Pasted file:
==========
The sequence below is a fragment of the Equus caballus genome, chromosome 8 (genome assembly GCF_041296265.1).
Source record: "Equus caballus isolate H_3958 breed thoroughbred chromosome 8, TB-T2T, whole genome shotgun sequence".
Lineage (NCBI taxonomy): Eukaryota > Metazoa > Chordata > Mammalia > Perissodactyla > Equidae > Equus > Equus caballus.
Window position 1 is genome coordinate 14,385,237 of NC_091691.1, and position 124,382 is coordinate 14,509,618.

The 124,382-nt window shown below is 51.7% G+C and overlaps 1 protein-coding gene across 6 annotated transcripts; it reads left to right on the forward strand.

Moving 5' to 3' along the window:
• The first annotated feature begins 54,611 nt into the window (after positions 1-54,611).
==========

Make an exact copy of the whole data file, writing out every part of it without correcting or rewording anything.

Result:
The sequence below is a fragment of the Equus caballus genome, chromosome 8 (genome assembly GCF_041296265.1).
Source record: "Equus caballus isolate H_3958 breed thoroughbred chromosome 8, TB-T2T, whole genome shotgun sequence".
Lineage (NCBI taxonomy): Eukaryota > Metazoa > Chordata > Mammalia > Perissodactyla > Equidae > Equus > Equus caballus.
Window position 1 is genome coordinate 14,385,237 of NC_091691.1, and position 124,382 is coordinate 14,509,618.

The 124,382-nt window shown below is 51.7% G+C and overlaps 1 protein-coding gene across 6 annotated transcripts; it reads left to right on the forward strand.

Moving 5' to 3' along the window:
• The first annotated feature begins 54,611 nt into the window (after positions 1-54,611).